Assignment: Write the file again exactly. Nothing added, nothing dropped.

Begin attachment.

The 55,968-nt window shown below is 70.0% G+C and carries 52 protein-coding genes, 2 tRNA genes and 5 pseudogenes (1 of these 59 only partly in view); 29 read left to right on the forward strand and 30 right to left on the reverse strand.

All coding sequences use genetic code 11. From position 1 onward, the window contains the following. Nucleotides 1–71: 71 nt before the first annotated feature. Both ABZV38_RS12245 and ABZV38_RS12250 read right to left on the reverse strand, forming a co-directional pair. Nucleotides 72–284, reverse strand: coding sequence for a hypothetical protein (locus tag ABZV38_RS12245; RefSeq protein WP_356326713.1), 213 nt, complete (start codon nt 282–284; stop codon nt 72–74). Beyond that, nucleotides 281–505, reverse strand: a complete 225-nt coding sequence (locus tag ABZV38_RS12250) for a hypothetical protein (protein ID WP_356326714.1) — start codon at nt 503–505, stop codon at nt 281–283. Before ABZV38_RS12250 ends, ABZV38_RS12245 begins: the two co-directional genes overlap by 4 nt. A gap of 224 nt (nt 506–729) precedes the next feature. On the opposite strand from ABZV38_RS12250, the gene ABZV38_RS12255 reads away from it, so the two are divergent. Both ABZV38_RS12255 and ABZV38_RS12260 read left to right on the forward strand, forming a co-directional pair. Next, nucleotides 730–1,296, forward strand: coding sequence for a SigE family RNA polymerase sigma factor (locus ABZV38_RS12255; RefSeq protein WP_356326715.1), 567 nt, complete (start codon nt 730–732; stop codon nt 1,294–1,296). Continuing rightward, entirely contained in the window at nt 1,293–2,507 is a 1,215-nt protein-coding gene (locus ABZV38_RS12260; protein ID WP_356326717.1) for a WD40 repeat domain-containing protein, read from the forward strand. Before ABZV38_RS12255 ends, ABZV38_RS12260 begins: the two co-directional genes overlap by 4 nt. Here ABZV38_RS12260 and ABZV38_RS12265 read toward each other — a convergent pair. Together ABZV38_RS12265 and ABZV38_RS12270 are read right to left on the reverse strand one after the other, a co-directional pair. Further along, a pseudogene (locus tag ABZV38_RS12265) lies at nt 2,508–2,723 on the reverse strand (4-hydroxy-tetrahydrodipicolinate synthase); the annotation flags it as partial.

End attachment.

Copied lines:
The 55,968-nt window shown below is 70.0% G+C and carries 52 protein-coding genes, 2 tRNA genes and 5 pseudogenes (1 of these 59 only partly in view); 29 read left to right on the forward strand and 30 right to left on the reverse strand.

All coding sequences use genetic code 11. From position 1 onward, the window contains the following. Nucleotides 1–71: 71 nt before the first annotated feature. Both ABZV38_RS12245 and ABZV38_RS12250 read right to left on the reverse strand, forming a co-directional pair. Nucleotides 72–284, reverse strand: coding sequence for a hypothetical protein (locus tag ABZV38_RS12245; RefSeq protein WP_356326713.1), 213 nt, complete (start codon nt 282–284; stop codon nt 72–74). Beyond that, nucleotides 281–505, reverse strand: a complete 225-nt coding sequence (locus tag ABZV38_RS12250) for a hypothetical protein (protein ID WP_356326714.1) — start codon at nt 503–505, stop codon at nt 281–283. Before ABZV38_RS12250 ends, ABZV38_RS12245 begins: the two co-directional genes overlap by 4 nt. A gap of 224 nt (nt 506–729) precedes the next feature. On the opposite strand from ABZV38_RS12250, the gene ABZV38_RS12255 reads away from it, so the two are divergent. Both ABZV38_RS12255 and ABZV38_RS12260 read left to right on the forward strand, forming a co-directional pair. Next, nucleotides 730–1,296, forward strand: coding sequence for a SigE family RNA polymerase sigma factor (locus ABZV38_RS12255; RefSeq protein WP_356326715.1), 567 nt, complete (start codon nt 730–732; stop codon nt 1,294–1,296). Continuing rightward, entirely contained in the window at nt 1,293–2,507 is a 1,215-nt protein-coding gene (locus ABZV38_RS12260; protein ID WP_356326717.1) for a WD40 repeat domain-containing protein, read from the forward strand. Before ABZV38_RS12255 ends, ABZV38_RS12260 begins: the two co-directional genes overlap by 4 nt. Here ABZV38_RS12260 and ABZV38_RS12265 read toward each other — a convergent pair. Together ABZV38_RS12265 and ABZV38_RS12270 are read right to left on the reverse strand one after the other, a co-directional pair. Further along, a pseudogene (locus tag ABZV38_RS12265) lies at nt 2,508–2,723 on the reverse strand (4-hydroxy-tetrahydrodipicolinate synthase); the annotation flags it as partial.